"I was sitting on the pedestal of a statue when something passed me by. It was as long and thin as a piece of straw, and it moved so lightly that it seemed to slip along above the dust of the road. It had a pair of binoculars at its neck and it stopped by the railing and began to look out at the sea."
The piece of straw is an old woman known as Dona Quixote, and so odd yet acute are Krohn's descriptions of the city and its denizens that a reader is at first not quite certain whether the story is set on Earth or indeed if the narrator (or Dona Quixote) is human. It's as though the story was told by a member of another species, amazed by even the most mundane things.
This sense of mingled strangeness and recognition reverberates through all of Krohn's work, most clearly in "Tainaron: Mail From Another City." The narrative is framed as a series of letters, never answered, written by an unnamed woman to her distant lover, describing the city where she now lives — where the residents are insects.
Many of them are human-sized and possessed of human speech, their behavior a distorted mirror held up to that of Homo sapiens. In a vast, teeming beehive, the narrator has an audience with the immense queen, who, ceaselessly giving birth to her offspring, shrieks, "But what is a mother? … She from whom everything flows is not a someone …"
Later, at a funeral parlor, the narrator is shown the exquisite coffins that hold only "a single organ, often an eye or antenna [or] part of a wing, a part with a beautiful pattern." Told that there is no crematorium in Tainaron, she insists on knowing what happens to the rest of the bodies. The funeral director takes her to an underground chamber, where she is at first sickened and then exalted by the sight of dung beetles devouring the dead. "And here, then, was their work: to distill pure nectar from such filth, to extract from the slimy liquid of death health, strength and new life."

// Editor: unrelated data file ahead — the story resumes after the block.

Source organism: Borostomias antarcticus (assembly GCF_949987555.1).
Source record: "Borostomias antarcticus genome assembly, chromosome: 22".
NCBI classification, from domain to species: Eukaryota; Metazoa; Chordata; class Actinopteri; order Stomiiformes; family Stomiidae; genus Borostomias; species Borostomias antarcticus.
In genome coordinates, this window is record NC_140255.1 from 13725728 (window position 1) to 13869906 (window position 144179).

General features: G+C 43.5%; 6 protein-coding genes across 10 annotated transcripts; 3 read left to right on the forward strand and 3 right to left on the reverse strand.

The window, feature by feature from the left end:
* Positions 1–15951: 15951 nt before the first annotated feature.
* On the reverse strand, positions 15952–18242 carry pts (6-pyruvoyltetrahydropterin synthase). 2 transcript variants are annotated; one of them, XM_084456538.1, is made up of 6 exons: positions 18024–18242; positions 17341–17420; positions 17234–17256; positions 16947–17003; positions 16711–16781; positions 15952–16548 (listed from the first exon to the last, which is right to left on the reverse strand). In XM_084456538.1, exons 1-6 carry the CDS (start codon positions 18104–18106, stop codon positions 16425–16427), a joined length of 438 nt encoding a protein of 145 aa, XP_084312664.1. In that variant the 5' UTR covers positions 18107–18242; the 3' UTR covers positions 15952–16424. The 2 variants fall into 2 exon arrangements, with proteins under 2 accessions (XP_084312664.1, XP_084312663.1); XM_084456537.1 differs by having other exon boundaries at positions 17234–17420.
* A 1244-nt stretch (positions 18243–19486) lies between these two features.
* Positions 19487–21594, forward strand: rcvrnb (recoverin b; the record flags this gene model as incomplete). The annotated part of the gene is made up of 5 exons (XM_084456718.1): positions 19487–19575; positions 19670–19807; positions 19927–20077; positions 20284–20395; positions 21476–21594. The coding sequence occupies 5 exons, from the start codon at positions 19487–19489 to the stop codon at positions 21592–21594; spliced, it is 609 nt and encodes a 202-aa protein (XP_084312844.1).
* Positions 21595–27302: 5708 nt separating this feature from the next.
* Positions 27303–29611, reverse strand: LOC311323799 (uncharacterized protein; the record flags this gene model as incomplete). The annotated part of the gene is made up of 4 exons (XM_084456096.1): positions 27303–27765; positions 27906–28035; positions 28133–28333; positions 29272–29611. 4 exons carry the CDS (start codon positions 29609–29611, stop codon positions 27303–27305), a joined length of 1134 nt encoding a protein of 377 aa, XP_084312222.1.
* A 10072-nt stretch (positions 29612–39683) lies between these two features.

This singular vision of a transcendent connection between species also shines in "Datura," where ingesting the seeds of the titular poisonous plant subtly changes the way a woman perceives the world, and "The Pelican's New Clothes," in which a pelican befriends a lonely boy named Emil. Only children recognize him as a pelican: dressed in human clothing, the pelican calls himself Mr. Henderson. He gets a job taking tickets at the opera and is enthralled by "The Magic Flute." (He especially likes the birdcatcher, Papageno.) Reminiscent of Roald Dahl's work, it's a book that deserves to be called a classic.
As do nearly all of the extraordinary tales collected here. "Beauty is the universe's most enduring quality," Krohn, now 68, states in her afterword, "it is repeated in atoms and galaxies, numbers and relations and the way a tree grows." This is a writer whose work can rewire your brain, leaving you with an enhanced, near-hallucinatory apprehension of our fragile planet, and of all the beings that inhabit it. - Elizabeth Hand

Likewise, Leena Krohn’s COLLECTED FICTION is inherently indulgent: It’s massive, as befits the encapsulation of a prolific (Finnish) writer’s life work, and it’s multifaceted, deploying varied formats and lenses, including multiple translators, to present a complete picture. Within are short stories, several short novels, poetry, and essays about Krohn, including one by the author herself.